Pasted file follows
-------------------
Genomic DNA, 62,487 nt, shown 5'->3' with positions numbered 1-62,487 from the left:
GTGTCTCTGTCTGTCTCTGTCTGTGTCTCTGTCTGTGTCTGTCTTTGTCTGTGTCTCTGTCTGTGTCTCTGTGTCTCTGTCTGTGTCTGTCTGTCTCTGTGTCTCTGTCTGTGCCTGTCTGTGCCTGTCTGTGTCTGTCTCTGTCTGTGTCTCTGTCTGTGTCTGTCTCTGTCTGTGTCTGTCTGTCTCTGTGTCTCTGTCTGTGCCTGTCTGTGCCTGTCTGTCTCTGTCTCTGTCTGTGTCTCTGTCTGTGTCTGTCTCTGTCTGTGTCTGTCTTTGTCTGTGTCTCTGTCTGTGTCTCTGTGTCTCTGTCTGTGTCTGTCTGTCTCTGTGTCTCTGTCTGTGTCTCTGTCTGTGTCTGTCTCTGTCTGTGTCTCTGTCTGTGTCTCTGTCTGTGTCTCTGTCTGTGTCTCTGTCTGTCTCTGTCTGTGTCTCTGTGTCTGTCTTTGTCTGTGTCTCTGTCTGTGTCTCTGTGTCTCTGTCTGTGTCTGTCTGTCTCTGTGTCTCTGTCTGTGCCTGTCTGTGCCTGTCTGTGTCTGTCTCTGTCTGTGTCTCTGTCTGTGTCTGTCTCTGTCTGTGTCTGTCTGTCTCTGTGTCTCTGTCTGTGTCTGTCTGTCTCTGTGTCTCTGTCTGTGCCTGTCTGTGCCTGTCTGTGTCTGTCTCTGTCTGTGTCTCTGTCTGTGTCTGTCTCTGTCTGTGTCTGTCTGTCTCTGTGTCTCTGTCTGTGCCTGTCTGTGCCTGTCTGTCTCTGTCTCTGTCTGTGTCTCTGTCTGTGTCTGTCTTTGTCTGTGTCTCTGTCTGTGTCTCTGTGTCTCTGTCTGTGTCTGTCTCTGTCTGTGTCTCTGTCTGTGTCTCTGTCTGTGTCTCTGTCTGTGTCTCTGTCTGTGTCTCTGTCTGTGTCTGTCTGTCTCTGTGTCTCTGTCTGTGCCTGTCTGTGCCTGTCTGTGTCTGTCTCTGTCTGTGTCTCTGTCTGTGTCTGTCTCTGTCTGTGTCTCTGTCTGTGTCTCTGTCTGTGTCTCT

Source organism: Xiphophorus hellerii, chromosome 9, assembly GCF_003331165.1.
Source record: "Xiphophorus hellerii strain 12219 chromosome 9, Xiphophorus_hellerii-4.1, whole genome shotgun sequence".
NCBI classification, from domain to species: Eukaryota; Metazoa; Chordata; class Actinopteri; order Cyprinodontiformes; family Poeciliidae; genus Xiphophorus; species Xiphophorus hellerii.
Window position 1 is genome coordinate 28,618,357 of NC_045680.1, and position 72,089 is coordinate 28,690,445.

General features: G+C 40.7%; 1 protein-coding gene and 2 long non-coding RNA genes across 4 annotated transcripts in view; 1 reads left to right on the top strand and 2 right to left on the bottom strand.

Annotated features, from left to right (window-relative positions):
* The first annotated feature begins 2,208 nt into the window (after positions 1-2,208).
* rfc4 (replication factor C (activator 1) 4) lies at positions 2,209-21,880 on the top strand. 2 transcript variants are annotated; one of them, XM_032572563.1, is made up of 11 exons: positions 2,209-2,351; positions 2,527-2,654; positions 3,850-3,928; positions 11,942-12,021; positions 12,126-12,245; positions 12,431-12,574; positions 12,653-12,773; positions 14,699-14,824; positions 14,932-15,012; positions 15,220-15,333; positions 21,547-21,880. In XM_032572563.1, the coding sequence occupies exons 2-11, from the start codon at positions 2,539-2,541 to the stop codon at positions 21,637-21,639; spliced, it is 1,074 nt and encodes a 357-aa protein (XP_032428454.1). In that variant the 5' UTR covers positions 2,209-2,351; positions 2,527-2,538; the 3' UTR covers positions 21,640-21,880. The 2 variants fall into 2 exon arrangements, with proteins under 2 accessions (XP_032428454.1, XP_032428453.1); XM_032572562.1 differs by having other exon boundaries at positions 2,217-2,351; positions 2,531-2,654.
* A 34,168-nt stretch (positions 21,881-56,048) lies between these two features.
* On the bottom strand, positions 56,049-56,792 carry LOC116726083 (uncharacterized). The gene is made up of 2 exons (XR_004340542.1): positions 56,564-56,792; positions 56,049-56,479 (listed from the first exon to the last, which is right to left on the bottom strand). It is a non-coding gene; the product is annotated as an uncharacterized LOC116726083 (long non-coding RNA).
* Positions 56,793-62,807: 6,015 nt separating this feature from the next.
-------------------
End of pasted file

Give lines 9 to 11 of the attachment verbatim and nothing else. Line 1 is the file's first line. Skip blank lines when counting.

* The first annotated feature begins 2,208 nt into the window (after positions 1-2,208).
* rfc4 (replication factor C (activator 1) 4) lies at positions 2,209-21,880 on the top strand. 2 transcript variants are annotated; one of them, XM_032572563.1, is made up of 11 exons: positions 2,209-2,351; positions 2,527-2,654; positions 3,850-3,928; positions 11,942-12,021; positions 12,126-12,245; positions 12,431-12,574; positions 12,653-12,773; positions 14,699-14,824; positions 14,932-15,012; positions 15,220-15,333; positions 21,547-21,880. In XM_032572563.1, the coding sequence occupies exons 2-11, from the start codon at positions 2,539-2,541 to the stop codon at positions 21,637-21,639; spliced, it is 1,074 nt and encodes a 357-aa protein (XP_032428454.1). In that variant the 5' UTR covers positions 2,209-2,351; positions 2,527-2,538; the 3' UTR covers positions 21,640-21,880. The 2 variants fall into 2 exon arrangements, with proteins under 2 accessions (XP_032428454.1, XP_032428453.1); XM_032572562.1 differs by having other exon boundaries at positions 2,217-2,351; positions 2,531-2,654.
* A 34,168-nt stretch (positions 21,881-56,048) lies between these two features.